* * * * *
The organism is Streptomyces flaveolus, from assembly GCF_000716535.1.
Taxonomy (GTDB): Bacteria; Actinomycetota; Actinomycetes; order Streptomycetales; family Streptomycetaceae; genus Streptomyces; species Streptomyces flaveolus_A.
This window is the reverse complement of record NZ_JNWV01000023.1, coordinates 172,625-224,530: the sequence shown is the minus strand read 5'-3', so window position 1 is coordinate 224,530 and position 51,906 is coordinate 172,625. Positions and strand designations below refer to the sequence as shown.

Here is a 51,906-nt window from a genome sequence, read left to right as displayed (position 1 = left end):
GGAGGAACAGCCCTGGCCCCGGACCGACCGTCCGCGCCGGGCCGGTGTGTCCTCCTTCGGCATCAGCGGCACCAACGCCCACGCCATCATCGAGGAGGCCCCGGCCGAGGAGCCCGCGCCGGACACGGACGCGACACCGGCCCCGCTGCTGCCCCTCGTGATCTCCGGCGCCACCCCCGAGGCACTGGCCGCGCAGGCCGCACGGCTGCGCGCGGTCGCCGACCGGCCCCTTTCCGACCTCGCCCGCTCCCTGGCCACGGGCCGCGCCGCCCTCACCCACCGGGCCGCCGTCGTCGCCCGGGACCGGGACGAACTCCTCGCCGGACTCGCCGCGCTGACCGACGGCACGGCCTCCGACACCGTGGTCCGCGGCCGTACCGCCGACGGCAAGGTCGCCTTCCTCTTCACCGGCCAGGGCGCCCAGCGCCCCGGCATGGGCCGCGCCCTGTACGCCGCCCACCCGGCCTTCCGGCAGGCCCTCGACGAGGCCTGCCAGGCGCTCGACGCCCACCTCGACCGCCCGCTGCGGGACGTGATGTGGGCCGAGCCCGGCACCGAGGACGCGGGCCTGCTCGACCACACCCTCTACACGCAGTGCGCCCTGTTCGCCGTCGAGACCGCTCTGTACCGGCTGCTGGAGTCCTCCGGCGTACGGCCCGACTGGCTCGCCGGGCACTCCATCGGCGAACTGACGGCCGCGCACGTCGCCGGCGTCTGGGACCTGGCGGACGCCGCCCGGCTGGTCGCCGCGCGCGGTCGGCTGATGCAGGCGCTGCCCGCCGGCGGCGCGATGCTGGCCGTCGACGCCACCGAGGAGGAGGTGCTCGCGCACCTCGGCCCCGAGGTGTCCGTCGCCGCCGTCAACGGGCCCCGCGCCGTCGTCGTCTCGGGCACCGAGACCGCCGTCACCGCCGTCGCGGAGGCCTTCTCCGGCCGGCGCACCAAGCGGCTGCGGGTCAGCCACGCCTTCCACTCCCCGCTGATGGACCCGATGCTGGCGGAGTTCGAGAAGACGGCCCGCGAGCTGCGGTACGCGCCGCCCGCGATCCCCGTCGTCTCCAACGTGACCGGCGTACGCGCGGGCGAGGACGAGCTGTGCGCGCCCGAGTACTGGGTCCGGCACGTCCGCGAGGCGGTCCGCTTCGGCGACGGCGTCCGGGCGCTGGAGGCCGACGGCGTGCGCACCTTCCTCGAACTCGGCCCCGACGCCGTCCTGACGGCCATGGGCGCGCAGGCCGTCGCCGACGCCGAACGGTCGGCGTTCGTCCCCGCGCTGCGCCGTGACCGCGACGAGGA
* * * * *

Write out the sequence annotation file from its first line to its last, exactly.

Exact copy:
The organism is Streptomyces flaveolus, from assembly GCF_000716535.1.
Taxonomy (GTDB): Bacteria; Actinomycetota; Actinomycetes; order Streptomycetales; family Streptomycetaceae; genus Streptomyces; species Streptomyces flaveolus_A.
This window is the reverse complement of record NZ_JNWV01000023.1, coordinates 172,625-224,530: the sequence shown is the minus strand read 5'-3', so window position 1 is coordinate 224,530 and position 51,906 is coordinate 172,625. Positions and strand designations below refer to the sequence as shown.

Here is a 51,906-nt window from a genome sequence, read left to right as displayed (position 1 = left end):
GGAGGAACAGCCCTGGCCCCGGACCGACCGTCCGCGCCGGGCCGGTGTGTCCTCCTTCGGCATCAGCGGCACCAACGCCCACGCCATCATCGAGGAGGCCCCGGCCGAGGAGCCCGCGCCGGACACGGACGCGACACCGGCCCCGCTGCTGCCCCTCGTGATCTCCGGCGCCACCCCCGAGGCACTGGCCGCGCAGGCCGCACGGCTGCGCGCGGTCGCCGACCGGCCCCTTTCCGACCTCGCCCGCTCCCTGGCCACGGGCCGCGCCGCCCTCACCCACCGGGCCGCCGTCGTCGCCCGGGACCGGGACGAACTCCTCGCCGGACTCGCCGCGCTGACCGACGGCACGGCCTCCGACACCGTGGTCCGCGGCCGTACCGCCGACGGCAAGGTCGCCTTCCTCTTCACCGGCCAGGGCGCCCAGCGCCCCGGCATGGGCCGCGCCCTGTACGCCGCCCACCCGGCCTTCCGGCAGGCCCTCGACGAGGCCTGCCAGGCGCTCGACGCCCACCTCGACCGCCCGCTGCGGGACGTGATGTGGGCCGAGCCCGGCACCGAGGACGCGGGCCTGCTCGACCACACCCTCTACACGCAGTGCGCCCTGTTCGCCGTCGAGACCGCTCTGTACCGGCTGCTGGAGTCCTCCGGCGTACGGCCCGACTGGCTCGCCGGGCACTCCATCGGCGAACTGACGGCCGCGCACGTCGCCGGCGTCTGGGACCTGGCGGACGCCGCCCGGCTGGTCGCCGCGCGCGGTCGGCTGATGCAGGCGCTGCCCGCCGGCGGCGCGATGCTGGCCGTCGACGCCACCGAGGAGGAGGTGCTCGCGCACCTCGGCCCCGAGGTGTCCGTCGCCGCCGTCAACGGGCCCCGCGCCGTCGTCGTCTCGGGCACCGAGACCGCCGTCACCGCCGTCGCGGAGGCCTTCTCCGGCCGGCGCACCAAGCGGCTGCGGGTCAGCCACGCCTTCCACTCCCCGCTGATGGACCCGATGCTGGCGGAGTTCGAGAAGACGGCCCGCGAGCTGCGGTACGCGCCGCCCGCGATCCCCGTCGTCTCCAACGTGACCGGCGTACGCGCGGGCGAGGACGAGCTGTGCGCGCCCGAGTACTGGGTCCGGCACGTCCGCGAGGCGGTCCGCTTCGGCGACGGCGTCCGGGCGCTGGAGGCCGACGGCGTGCGCACCTTCCTCGAACTCGGCCCCGACGCCGTCCTGACGGCCATGGGCGCGCAGGCCGTCGCCGACGCCGAACGGTCGGCGTTCGTCCCCGCGCTGCGCCGTGACCGCGACGAGGA